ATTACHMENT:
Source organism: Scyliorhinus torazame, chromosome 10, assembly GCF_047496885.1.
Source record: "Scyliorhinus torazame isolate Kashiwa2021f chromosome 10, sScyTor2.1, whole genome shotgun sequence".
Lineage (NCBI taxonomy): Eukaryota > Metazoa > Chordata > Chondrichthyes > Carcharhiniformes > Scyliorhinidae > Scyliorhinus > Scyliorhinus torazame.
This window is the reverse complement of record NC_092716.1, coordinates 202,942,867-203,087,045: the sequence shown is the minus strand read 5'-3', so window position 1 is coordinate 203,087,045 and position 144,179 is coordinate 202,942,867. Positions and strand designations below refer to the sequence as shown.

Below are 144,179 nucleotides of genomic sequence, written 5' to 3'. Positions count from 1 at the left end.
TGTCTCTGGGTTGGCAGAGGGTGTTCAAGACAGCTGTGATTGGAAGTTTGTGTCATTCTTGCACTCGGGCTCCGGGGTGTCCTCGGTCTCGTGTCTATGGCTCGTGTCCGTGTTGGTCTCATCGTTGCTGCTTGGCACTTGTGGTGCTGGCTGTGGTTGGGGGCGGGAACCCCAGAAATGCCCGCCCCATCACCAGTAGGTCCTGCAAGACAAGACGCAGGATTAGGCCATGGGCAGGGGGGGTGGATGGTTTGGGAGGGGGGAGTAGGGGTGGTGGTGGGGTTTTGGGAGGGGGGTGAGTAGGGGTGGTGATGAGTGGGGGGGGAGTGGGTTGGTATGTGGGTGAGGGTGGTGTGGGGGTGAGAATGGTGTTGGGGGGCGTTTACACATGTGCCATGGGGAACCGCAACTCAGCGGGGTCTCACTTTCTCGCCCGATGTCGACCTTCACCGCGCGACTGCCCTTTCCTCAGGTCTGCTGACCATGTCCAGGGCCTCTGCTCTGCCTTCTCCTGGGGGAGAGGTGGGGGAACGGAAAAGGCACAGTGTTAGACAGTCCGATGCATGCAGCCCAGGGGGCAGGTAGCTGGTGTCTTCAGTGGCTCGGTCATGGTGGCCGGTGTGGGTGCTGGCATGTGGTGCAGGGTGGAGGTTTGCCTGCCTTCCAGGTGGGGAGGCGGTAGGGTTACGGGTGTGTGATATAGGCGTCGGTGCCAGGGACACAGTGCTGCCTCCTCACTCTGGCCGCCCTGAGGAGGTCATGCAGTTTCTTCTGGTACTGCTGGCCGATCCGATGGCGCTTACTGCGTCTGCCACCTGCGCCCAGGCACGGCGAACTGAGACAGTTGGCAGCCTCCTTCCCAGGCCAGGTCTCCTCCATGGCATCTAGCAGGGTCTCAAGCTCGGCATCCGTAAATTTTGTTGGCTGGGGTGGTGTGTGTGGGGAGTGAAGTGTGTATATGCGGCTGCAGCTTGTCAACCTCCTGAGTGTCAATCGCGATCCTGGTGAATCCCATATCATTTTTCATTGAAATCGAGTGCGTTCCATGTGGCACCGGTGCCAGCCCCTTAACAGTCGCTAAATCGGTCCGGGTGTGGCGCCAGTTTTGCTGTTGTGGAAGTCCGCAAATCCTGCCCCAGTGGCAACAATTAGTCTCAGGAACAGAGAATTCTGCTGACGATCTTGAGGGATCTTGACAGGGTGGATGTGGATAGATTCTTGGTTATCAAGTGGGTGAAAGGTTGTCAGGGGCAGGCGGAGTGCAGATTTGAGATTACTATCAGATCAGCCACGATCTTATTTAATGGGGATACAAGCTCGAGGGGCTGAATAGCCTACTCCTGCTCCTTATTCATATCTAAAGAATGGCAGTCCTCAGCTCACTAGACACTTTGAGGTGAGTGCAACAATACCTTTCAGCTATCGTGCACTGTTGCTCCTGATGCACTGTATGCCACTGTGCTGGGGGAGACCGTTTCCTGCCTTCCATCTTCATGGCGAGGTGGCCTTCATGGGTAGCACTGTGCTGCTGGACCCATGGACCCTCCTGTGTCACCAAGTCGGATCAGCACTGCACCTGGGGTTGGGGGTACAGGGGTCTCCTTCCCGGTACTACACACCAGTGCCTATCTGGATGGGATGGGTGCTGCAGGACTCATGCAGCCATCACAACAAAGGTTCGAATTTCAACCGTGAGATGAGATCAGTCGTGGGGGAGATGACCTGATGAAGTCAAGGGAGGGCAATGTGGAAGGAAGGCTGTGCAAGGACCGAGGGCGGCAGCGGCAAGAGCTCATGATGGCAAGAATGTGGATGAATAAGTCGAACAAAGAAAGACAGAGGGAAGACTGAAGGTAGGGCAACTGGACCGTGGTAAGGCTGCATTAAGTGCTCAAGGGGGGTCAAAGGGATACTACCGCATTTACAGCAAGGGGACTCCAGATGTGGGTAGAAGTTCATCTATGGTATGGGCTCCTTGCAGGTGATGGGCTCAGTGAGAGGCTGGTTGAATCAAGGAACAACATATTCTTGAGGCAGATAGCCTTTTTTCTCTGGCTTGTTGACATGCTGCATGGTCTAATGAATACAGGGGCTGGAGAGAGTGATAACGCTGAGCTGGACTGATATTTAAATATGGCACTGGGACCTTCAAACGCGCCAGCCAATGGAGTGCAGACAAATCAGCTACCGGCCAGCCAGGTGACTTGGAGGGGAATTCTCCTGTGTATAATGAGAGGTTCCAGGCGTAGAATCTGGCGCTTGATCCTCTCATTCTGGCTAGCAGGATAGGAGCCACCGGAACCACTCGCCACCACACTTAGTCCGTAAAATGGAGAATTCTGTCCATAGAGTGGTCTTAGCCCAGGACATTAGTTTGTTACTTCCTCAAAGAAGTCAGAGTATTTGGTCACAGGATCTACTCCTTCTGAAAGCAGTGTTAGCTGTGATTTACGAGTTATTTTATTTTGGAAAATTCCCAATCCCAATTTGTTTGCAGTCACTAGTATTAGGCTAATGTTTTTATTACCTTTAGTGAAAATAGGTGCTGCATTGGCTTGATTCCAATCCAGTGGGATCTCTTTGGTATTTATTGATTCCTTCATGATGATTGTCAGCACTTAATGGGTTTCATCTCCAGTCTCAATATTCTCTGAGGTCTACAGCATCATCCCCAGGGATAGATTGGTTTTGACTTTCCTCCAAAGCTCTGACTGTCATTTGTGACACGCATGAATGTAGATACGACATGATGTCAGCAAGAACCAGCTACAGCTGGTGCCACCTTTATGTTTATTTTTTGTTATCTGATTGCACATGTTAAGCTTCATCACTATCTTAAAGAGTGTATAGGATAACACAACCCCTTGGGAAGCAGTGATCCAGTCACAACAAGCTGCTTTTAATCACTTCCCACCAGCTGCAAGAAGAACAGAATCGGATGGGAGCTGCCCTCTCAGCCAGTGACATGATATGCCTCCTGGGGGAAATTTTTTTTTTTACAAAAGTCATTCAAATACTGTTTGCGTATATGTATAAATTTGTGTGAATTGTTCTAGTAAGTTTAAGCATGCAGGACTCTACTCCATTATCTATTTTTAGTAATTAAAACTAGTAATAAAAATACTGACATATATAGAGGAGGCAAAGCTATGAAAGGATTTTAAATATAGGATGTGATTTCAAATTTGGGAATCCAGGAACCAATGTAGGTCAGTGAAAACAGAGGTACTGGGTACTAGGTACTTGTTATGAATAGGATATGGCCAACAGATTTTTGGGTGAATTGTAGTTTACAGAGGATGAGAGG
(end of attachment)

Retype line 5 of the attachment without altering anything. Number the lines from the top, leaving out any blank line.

Below are 144,179 nucleotides of genomic sequence, written 5' to 3'. Positions count from 1 at the left end.